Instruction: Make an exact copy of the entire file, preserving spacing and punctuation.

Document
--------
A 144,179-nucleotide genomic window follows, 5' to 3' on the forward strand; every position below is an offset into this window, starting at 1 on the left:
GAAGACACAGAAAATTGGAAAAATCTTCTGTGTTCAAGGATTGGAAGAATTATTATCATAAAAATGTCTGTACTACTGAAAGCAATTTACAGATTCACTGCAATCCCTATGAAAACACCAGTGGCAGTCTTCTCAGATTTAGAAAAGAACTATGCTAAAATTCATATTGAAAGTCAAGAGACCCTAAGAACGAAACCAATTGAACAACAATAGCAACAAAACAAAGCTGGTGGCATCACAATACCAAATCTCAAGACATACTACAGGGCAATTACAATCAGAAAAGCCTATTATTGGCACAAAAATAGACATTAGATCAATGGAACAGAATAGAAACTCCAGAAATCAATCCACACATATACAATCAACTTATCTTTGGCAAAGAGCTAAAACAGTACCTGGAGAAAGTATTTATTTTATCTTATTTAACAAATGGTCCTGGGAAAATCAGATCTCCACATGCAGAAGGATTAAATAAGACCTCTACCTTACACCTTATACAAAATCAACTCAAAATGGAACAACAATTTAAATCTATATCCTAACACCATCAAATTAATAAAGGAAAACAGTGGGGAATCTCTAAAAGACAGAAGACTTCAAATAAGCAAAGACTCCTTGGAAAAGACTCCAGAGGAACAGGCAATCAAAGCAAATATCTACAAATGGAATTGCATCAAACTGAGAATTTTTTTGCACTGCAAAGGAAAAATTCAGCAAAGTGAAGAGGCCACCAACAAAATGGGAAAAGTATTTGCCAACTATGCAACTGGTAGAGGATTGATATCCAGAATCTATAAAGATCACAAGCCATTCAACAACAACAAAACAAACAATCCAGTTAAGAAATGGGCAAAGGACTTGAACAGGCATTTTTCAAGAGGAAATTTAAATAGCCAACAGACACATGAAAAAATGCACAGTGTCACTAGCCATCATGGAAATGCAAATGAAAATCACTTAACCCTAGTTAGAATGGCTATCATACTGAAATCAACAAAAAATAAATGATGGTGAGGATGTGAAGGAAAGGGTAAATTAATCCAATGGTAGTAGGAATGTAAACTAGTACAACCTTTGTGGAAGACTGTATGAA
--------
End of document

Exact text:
A 144,179-nucleotide genomic window follows, 5' to 3' on the forward strand; every position below is an offset into this window, starting at 1 on the left:
GAAGACACAGAAAATTGGAAAAATCTTCTGTGTTCAAGGATTGGAAGAATTATTATCATAAAAATGTCTGTACTACTGAAAGCAATTTACAGATTCACTGCAATCCCTATGAAAACACCAGTGGCAGTCTTCTCAGATTTAGAAAAGAACTATGCTAAAATTCATATTGAAAGTCAAGAGACCCTAAGAACGAAACCAATTGAACAACAATAGCAACAAAACAAAGCTGGTGGCATCACAATACCAAATCTCAAGACATACTACAGGGCAATTACAATCAGAAAAGCCTATTATTGGCACAAAAATAGACATTAGATCAATGGAACAGAATAGAAACTCCAGAAATCAATCCACACATATACAATCAACTTATCTTTGGCAAAGAGCTAAAACAGTACCTGGAGAAAGTATTTATTTTATCTTATTTAACAAATGGTCCTGGGAAAATCAGATCTCCACATGCAGAAGGATTAAATAAGACCTCTACCTTACACCTTATACAAAATCAACTCAAAATGGAACAACAATTTAAATCTATATCCTAACACCATCAAATTAATAAAGGAAAACAGTGGGGAATCTCTAAAAGACAGAAGACTTCAAATAAGCAAAGACTCCTTGGAAAAGACTCCAGAGGAACAGGCAATCAAAGCAAATATCTACAAATGGAATTGCATCAAACTGAGAATTTTTTTGCACTGCAAAGGAAAAATTCAGCAAAGTGAAGAGGCCACCAACAAAATGGGAAAAGTATTTGCCAACTATGCAACTGGTAGAGGATTGATATCCAGAATCTATAAAGATCACAAGCCATTCAACAACAACAAAACAAACAATCCAGTTAAGAAATGGGCAAAGGACTTGAACAGGCATTTTTCAAGAGGAAATTTAAATAGCCAACAGACACATGAAAAAATGCACAGTGTCACTAGCCATCATGGAAATGCAAATGAAAATCACTTAACCCTAGTTAGAATGGCTATCATACTGAAATCAACAAAAAATAAATGATGGTGAGGATGTGAAGGAAAGGGTAAATTAATCCAATGGTAGTAGGAATGTAAACTAGTACAACCTTTGTGGAAGACTGTATGAA